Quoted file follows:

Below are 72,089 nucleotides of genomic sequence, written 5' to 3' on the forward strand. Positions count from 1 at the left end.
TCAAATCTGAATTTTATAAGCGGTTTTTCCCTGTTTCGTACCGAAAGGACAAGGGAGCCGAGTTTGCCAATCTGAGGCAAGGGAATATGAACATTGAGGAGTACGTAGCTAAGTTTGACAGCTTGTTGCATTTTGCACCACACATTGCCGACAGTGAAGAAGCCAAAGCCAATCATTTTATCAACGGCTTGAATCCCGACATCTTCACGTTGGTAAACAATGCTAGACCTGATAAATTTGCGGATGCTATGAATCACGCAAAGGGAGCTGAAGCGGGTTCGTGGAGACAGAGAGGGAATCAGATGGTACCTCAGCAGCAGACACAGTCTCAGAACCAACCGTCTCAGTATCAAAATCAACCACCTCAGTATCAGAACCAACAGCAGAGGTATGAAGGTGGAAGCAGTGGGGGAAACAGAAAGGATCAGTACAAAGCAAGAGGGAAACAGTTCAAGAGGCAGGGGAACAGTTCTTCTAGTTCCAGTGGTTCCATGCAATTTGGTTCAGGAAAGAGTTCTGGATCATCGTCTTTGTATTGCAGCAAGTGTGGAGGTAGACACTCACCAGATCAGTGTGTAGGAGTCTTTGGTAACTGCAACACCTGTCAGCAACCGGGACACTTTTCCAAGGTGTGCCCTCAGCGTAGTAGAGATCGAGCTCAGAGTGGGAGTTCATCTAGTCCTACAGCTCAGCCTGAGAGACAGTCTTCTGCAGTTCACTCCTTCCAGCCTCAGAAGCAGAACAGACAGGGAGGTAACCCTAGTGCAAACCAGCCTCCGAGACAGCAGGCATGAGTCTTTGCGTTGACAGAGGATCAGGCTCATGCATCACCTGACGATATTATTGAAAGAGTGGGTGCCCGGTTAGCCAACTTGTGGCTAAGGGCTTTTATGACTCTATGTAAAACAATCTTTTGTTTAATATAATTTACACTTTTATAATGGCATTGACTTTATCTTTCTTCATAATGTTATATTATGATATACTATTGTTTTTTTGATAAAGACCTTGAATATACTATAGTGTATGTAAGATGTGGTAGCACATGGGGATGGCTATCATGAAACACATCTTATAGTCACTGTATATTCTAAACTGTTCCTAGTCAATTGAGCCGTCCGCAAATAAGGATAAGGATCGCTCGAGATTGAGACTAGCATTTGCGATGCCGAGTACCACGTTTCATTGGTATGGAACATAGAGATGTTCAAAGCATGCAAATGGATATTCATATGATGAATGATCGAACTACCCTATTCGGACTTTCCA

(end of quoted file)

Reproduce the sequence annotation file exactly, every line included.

Below are 72,089 nucleotides of genomic sequence, written 5' to 3' on the forward strand. Positions count from 1 at the left end.
TCAAATCTGAATTTTATAAGCGGTTTTTCCCTGTTTCGTACCGAAAGGACAAGGGAGCCGAGTTTGCCAATCTGAGGCAAGGGAATATGAACATTGAGGAGTACGTAGCTAAGTTTGACAGCTTGTTGCATTTTGCACCACACATTGCCGACAGTGAAGAAGCCAAAGCCAATCATTTTATCAACGGCTTGAATCCCGACATCTTCACGTTGGTAAACAATGCTAGACCTGATAAATTTGCGGATGCTATGAATCACGCAAAGGGAGCTGAAGCGGGTTCGTGGAGACAGAGAGGGAATCAGATGGTACCTCAGCAGCAGACACAGTCTCAGAACCAACCGTCTCAGTATCAAAATCAACCACCTCAGTATCAGAACCAACAGCAGAGGTATGAAGGTGGAAGCAGTGGGGGAAACAGAAAGGATCAGTACAAAGCAAGAGGGAAACAGTTCAAGAGGCAGGGGAACAGTTCTTCTAGTTCCAGTGGTTCCATGCAATTTGGTTCAGGAAAGAGTTCTGGATCATCGTCTTTGTATTGCAGCAAGTGTGGAGGTAGACACTCACCAGATCAGTGTGTAGGAGTCTTTGGTAACTGCAACACCTGTCAGCAACCGGGACACTTTTCCAAGGTGTGCCCTCAGCGTAGTAGAGATCGAGCTCAGAGTGGGAGTTCATCTAGTCCTACAGCTCAGCCTGAGAGACAGTCTTCTGCAGTTCACTCCTTCCAGCCTCAGAAGCAGAACAGACAGGGAGGTAACCCTAGTGCAAACCAGCCTCCGAGACAGCAGGCATGAGTCTTTGCGTTGACAGAGGATCAGGCTCATGCATCACCTGACGATATTATTGAAAGAGTGGGTGCCCGGTTAGCCAACTTGTGGCTAAGGGCTTTTATGACTCTATGTAAAACAATCTTTTGTTTAATATAATTTACACTTTTATAATGGCATTGACTTTATCTTTCTTCATAATGTTATATTATGATATACTATTGTTTTTTTGATAAAGACCTTGAATATACTATAGTGTATGTAAGATGTGGTAGCACATGGGGATGGCTATCATGAAACACATCTTATAGTCACTGTATATTCTAAACTGTTCCTAGTCAATTGAGCCGTCCGCAAATAAGGATAAGGATCGCTCGAGATTGAGACTAGCATTTGCGATGCCGAGTACCACGTTTCATTGGTATGGAACATAGAGATGTTCAAAGCATGCAAATGGATATTCATATGATGAATGATCGAACTACCCTATTCGGACTTTCCA